Flashback
A look back at this day in film history
October 25
October 5, 1954
Carmen Redux

Otto Preminger’s Carmen Jones premiered on 5 October 1954, bringing Oscar Hammerstein II’s 1943 musical to the screen. Taking a cue from Gershwin’s Porgy and Bess, Hammerstein turned Bizet’s classic opera of a lusty gypsy who seduces a hapless soldier into an African-American melodrama set in the modern South. Preminger cast the relatively unknown Dorothy Dandridge as his lead with Harry Belafonte as her GI beau. And while both Dandridge and Belafonte were accomplished singers, Marilyn Horne and Leverne Hutchinson were brought in to dub their voices to keep the sound more operatic. The film proved a commercial and critical success, with Dandridge becoming the first African-American nominated for a Best Actress Oscar. The film was a hit everywhere but France; a suit brought by Bizet’s estate against the film’s modernization of the score made it impossible to show Carmen Jones there until 1981.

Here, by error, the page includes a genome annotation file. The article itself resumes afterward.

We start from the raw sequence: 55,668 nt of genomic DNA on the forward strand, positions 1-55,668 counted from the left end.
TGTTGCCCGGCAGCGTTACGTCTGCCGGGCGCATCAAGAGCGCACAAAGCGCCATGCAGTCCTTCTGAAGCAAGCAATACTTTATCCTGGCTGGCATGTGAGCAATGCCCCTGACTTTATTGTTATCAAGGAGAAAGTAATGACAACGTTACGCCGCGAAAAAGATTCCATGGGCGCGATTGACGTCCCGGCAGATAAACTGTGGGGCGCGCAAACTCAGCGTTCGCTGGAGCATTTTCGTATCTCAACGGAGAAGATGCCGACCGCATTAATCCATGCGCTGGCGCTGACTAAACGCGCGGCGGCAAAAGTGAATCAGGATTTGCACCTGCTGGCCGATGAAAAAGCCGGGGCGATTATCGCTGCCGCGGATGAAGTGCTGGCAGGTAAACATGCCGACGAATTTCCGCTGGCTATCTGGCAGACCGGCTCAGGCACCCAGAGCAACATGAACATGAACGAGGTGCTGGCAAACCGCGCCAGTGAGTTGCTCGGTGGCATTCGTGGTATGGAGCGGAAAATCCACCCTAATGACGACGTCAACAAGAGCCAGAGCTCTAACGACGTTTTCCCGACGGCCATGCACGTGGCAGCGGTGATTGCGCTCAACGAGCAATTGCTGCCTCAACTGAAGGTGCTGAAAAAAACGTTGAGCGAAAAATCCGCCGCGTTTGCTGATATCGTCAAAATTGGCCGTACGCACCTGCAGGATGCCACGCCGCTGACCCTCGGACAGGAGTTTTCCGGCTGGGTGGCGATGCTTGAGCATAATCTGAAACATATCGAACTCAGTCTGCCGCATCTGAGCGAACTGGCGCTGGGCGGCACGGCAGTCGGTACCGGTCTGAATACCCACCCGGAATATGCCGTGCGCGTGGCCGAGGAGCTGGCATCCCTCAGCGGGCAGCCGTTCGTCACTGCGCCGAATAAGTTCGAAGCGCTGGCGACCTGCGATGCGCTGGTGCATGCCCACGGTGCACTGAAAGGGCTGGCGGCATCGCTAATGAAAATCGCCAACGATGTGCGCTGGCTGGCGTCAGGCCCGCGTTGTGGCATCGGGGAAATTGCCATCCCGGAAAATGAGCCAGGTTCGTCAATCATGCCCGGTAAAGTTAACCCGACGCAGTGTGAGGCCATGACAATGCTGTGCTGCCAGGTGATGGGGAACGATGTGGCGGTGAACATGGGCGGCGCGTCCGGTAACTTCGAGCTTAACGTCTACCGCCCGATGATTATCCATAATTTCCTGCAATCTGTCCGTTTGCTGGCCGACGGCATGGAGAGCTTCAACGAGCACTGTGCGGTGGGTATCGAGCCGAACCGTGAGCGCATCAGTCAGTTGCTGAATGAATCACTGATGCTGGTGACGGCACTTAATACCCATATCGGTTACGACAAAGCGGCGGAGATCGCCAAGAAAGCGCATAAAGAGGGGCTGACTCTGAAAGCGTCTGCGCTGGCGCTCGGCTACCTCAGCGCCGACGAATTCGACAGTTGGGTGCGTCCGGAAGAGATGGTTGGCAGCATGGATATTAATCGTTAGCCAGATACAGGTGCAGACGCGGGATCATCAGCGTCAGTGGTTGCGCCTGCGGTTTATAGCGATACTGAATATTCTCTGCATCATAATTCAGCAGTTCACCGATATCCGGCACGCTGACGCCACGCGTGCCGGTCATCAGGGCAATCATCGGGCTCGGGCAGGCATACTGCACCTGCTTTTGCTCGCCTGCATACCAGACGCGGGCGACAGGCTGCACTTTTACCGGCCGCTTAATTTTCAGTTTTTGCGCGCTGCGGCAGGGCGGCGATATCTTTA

More Flashbacks
October 25, 1928
Dreyer's Lost Passion

Danish master Carl Theodor Dreyer goes to Paris for the premiere of his Joan.

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October 25, 1965
Alphaville released in NY

"Science fiction without special effects" is how critic Andrew Sarris described Jean-Luc Godard's Alphaville, which opened in New York on October 25, 1965.

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